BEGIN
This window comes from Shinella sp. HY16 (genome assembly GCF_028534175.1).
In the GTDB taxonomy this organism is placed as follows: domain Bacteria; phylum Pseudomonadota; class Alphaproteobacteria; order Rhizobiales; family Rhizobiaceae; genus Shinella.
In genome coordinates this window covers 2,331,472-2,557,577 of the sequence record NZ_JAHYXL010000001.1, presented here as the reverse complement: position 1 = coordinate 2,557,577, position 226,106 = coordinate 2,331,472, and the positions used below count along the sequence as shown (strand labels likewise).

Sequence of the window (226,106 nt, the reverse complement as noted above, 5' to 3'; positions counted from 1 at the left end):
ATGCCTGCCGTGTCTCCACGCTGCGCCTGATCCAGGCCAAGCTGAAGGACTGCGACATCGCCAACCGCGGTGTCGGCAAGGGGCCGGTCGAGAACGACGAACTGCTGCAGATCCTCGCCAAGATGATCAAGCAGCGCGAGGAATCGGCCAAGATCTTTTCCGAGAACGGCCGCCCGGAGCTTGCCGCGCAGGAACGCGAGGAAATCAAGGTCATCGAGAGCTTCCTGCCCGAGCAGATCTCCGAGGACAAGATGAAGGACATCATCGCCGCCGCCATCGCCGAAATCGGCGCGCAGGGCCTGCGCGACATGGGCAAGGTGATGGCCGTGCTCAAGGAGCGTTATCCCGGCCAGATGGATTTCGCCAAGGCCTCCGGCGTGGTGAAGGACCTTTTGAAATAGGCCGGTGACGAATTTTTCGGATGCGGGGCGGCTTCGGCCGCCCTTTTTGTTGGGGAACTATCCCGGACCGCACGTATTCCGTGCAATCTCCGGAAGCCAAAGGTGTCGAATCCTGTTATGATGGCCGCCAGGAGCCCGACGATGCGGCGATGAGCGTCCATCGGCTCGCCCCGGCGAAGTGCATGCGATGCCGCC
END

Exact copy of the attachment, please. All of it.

This window comes from Shinella sp. HY16 (genome assembly GCF_028534175.1).
In the GTDB taxonomy this organism is placed as follows: domain Bacteria; phylum Pseudomonadota; class Alphaproteobacteria; order Rhizobiales; family Rhizobiaceae; genus Shinella.
In genome coordinates this window covers 2,331,472-2,557,577 of the sequence record NZ_JAHYXL010000001.1, presented here as the reverse complement: position 1 = coordinate 2,557,577, position 226,106 = coordinate 2,331,472, and the positions used below count along the sequence as shown (strand labels likewise).

Sequence of the window (226,106 nt, the reverse complement as noted above, 5' to 3'; positions counted from 1 at the left end):
ATGCCTGCCGTGTCTCCACGCTGCGCCTGATCCAGGCCAAGCTGAAGGACTGCGACATCGCCAACCGCGGTGTCGGCAAGGGGCCGGTCGAGAACGACGAACTGCTGCAGATCCTCGCCAAGATGATCAAGCAGCGCGAGGAATCGGCCAAGATCTTTTCCGAGAACGGCCGCCCGGAGCTTGCCGCGCAGGAACGCGAGGAAATCAAGGTCATCGAGAGCTTCCTGCCCGAGCAGATCTCCGAGGACAAGATGAAGGACATCATCGCCGCCGCCATCGCCGAAATCGGCGCGCAGGGCCTGCGCGACATGGGCAAGGTGATGGCCGTGCTCAAGGAGCGTTATCCCGGCCAGATGGATTTCGCCAAGGCCTCCGGCGTGGTGAAGGACCTTTTGAAATAGGCCGGTGACGAATTTTTCGGATGCGGGGCGGCTTCGGCCGCCCTTTTTGTTGGGGAACTATCCCGGACCGCACGTATTCCGTGCAATCTCCGGAAGCCAAAGGTGTCGAATCCTGTTATGATGGCCGCCAGGAGCCCGACGATGCGGCGATGAGCGTCCATCGGCTCGCCCCGGCGAAGTGCATGCGATGCCGCC